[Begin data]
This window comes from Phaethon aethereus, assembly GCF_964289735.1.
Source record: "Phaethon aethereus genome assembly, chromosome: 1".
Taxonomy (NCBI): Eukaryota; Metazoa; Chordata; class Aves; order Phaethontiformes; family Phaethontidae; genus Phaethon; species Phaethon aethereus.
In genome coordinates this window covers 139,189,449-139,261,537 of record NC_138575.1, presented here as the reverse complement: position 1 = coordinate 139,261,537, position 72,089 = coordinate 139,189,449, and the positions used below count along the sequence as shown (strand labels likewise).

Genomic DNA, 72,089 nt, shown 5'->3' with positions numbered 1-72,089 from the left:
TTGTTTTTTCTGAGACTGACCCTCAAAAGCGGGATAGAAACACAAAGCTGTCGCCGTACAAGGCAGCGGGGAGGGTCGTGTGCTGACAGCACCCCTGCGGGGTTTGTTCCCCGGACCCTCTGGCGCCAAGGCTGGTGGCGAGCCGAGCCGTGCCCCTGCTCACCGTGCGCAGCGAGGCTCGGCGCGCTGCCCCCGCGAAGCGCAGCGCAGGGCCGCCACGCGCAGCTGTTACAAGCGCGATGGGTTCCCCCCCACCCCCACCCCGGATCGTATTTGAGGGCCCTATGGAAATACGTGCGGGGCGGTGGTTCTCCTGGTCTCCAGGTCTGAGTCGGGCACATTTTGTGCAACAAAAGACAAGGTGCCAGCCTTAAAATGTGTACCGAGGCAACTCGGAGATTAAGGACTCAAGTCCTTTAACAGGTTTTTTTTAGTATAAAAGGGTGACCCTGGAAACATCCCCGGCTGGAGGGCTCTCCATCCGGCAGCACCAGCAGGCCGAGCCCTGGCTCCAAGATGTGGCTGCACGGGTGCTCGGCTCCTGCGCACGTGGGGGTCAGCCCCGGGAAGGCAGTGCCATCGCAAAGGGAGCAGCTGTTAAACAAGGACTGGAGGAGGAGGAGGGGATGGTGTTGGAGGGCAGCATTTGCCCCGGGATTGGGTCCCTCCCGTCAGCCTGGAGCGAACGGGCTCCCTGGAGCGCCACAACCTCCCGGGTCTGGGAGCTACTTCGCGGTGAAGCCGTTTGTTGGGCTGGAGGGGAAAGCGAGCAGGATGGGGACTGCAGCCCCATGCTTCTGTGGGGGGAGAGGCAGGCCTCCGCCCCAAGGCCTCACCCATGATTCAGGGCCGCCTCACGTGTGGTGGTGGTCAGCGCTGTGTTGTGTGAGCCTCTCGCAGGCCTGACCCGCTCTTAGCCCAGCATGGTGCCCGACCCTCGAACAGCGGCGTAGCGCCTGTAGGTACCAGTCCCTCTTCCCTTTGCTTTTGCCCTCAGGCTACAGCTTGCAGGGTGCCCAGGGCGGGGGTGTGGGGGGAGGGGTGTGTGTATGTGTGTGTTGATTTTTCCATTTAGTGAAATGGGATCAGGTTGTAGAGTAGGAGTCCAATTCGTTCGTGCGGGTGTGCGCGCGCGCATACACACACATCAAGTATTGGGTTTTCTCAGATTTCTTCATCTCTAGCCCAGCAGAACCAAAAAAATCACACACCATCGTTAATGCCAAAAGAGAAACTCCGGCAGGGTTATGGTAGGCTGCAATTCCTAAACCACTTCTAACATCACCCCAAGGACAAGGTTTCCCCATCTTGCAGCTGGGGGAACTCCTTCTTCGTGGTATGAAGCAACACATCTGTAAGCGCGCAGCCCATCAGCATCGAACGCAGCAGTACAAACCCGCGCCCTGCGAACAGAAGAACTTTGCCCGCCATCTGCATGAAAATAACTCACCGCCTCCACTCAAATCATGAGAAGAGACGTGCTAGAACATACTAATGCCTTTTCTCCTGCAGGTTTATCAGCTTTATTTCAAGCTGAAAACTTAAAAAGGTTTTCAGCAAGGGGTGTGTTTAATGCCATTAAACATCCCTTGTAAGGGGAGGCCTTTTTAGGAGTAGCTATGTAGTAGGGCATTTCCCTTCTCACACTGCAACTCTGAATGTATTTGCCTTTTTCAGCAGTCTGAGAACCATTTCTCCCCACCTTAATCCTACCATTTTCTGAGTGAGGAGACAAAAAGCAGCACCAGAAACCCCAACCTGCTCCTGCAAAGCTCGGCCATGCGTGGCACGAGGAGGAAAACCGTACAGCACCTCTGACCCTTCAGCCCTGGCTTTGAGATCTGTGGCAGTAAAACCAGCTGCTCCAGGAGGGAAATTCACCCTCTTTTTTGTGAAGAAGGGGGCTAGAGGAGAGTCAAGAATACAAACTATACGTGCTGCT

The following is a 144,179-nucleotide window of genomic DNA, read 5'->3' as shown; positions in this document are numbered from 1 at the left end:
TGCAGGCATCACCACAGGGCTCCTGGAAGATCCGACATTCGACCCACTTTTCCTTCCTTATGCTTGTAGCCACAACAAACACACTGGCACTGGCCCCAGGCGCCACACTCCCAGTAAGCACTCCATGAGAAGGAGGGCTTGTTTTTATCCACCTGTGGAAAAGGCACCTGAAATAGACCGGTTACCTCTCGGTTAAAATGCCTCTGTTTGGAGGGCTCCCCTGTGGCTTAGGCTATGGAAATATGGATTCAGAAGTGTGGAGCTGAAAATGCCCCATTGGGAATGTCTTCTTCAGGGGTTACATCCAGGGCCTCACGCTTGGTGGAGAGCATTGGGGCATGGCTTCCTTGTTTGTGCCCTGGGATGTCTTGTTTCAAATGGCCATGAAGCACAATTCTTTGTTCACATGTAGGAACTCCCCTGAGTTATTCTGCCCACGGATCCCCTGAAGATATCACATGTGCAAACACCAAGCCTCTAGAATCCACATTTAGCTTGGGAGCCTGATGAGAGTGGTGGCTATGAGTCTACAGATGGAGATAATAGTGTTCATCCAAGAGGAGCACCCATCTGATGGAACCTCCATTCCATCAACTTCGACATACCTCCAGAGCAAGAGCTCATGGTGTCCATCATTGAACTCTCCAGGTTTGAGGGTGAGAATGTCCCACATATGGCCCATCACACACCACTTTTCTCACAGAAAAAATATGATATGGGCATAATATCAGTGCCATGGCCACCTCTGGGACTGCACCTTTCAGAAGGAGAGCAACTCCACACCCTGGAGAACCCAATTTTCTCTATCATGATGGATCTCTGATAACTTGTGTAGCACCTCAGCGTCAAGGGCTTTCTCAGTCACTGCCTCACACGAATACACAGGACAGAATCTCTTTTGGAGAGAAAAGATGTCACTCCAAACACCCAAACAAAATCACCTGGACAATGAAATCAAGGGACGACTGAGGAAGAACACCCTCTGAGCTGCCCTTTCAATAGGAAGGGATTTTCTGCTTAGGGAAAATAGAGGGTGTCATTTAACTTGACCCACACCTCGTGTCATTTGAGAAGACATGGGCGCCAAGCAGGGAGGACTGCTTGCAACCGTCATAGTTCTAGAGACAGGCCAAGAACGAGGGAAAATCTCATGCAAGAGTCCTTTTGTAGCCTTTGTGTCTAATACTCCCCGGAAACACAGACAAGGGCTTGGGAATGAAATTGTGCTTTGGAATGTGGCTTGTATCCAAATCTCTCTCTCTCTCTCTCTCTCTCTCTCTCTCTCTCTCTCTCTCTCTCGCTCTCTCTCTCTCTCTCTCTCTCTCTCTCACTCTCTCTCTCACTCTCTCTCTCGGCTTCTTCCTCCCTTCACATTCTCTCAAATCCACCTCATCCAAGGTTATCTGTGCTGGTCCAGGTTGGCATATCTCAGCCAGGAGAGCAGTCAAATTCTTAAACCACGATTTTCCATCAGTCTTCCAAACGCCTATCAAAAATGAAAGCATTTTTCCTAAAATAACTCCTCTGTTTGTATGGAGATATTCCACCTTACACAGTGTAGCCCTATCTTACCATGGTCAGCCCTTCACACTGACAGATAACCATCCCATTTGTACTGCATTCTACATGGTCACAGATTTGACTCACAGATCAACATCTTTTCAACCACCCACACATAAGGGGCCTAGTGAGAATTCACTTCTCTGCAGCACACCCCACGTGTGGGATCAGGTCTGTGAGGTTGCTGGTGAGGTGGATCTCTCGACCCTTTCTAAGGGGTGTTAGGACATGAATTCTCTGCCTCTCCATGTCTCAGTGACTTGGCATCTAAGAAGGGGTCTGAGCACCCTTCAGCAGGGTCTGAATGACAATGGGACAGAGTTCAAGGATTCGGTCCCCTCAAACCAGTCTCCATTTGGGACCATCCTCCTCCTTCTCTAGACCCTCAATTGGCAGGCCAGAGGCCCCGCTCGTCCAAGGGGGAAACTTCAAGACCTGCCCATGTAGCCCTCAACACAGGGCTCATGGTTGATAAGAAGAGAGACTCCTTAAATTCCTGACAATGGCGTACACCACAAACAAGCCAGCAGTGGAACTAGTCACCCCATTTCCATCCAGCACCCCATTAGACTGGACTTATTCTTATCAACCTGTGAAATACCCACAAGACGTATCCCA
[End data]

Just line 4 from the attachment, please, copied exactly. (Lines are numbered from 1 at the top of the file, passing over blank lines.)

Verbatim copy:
In genome coordinates this window covers 139,189,449-139,261,537 of record NC_138575.1, presented here as the reverse complement: position 1 = coordinate 139,261,537, position 72,089 = coordinate 139,189,449, and the positions used below count along the sequence as shown (strand labels likewise).